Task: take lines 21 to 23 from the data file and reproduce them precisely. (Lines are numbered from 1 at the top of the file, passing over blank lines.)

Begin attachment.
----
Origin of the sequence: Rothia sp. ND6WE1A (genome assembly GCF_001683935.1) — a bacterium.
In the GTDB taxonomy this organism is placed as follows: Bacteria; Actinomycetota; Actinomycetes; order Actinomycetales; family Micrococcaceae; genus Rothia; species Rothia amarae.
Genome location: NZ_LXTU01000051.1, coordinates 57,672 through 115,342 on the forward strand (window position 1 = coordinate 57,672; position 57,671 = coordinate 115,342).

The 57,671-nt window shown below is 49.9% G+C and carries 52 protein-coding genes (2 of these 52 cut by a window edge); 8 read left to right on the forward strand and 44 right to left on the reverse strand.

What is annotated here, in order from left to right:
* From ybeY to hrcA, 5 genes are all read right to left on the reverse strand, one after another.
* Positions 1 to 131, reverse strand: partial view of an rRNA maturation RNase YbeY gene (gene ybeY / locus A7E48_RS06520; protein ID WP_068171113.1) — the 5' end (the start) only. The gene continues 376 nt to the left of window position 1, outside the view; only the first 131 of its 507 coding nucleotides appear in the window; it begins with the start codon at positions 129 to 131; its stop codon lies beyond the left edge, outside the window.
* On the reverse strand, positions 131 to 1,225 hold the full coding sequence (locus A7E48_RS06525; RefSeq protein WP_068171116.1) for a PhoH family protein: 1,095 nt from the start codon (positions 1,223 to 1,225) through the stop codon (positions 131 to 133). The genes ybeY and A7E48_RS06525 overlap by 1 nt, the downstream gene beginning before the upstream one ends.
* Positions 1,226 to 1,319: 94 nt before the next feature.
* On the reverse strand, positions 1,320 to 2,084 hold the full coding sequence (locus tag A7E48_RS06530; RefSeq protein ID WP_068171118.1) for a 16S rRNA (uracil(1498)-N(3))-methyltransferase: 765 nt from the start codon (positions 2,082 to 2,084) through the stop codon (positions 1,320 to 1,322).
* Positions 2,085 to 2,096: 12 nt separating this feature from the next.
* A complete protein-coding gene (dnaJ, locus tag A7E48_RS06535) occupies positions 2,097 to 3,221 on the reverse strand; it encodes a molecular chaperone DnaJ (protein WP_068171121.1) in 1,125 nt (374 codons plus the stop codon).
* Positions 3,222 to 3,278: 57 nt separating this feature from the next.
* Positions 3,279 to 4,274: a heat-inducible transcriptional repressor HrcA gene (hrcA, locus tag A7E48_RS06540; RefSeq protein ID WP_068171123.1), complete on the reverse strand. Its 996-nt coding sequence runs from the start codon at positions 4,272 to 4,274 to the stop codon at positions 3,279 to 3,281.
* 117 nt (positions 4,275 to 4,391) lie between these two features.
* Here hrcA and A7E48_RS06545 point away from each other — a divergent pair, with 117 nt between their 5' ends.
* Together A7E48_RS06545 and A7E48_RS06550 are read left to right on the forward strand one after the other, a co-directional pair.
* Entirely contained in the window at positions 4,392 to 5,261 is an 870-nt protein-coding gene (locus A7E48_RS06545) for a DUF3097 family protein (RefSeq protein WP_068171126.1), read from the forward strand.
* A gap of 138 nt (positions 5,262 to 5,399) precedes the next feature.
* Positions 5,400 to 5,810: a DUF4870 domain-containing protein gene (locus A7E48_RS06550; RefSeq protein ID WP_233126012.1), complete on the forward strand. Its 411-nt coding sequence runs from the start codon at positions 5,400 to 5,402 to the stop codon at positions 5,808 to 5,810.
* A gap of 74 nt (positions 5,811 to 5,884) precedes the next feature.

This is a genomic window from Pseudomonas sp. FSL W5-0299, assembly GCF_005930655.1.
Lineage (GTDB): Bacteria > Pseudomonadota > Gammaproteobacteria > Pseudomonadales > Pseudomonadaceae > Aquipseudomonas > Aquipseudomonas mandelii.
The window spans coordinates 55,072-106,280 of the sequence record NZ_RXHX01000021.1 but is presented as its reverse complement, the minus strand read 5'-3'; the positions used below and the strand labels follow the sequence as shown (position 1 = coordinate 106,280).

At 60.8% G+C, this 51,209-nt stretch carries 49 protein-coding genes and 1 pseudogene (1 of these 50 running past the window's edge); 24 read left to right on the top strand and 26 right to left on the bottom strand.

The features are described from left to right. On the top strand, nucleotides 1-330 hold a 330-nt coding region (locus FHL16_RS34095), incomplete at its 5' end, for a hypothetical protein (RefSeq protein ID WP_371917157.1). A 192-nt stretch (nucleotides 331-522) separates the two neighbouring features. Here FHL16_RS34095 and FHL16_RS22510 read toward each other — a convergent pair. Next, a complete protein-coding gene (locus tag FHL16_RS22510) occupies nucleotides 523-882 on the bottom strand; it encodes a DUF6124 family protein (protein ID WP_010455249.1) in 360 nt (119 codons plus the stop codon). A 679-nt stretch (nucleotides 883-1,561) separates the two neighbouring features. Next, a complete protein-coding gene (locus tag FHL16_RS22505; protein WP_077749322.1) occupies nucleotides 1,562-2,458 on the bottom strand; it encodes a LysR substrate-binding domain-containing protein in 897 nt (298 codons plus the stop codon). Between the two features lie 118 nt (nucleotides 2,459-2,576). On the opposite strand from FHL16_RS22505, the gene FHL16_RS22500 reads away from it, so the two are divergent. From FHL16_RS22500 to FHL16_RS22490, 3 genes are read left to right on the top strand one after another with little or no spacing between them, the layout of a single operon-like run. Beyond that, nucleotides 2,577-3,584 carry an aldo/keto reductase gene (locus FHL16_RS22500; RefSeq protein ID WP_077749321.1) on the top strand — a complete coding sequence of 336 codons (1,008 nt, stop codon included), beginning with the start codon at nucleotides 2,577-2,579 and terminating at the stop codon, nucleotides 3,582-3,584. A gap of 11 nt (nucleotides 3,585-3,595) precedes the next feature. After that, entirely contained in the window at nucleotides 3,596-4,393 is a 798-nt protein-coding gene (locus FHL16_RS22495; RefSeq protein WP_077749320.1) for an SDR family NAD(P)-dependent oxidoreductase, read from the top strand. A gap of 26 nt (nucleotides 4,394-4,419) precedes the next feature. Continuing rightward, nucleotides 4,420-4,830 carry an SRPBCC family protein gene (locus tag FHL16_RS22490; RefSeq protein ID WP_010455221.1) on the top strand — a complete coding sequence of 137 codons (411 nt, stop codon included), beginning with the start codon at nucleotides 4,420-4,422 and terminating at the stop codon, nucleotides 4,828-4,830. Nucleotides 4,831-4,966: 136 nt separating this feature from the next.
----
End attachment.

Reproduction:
* A gap of 74 nt (positions 5,811 to 5,884) precedes the next feature.

This is a genomic window from Pseudomonas sp. FSL W5-0299, assembly GCF_005930655.1.
Lineage (GTDB): Bacteria > Pseudomonadota > Gammaproteobacteria > Pseudomonadales > Pseudomonadaceae > Aquipseudomonas > Aquipseudomonas mandelii.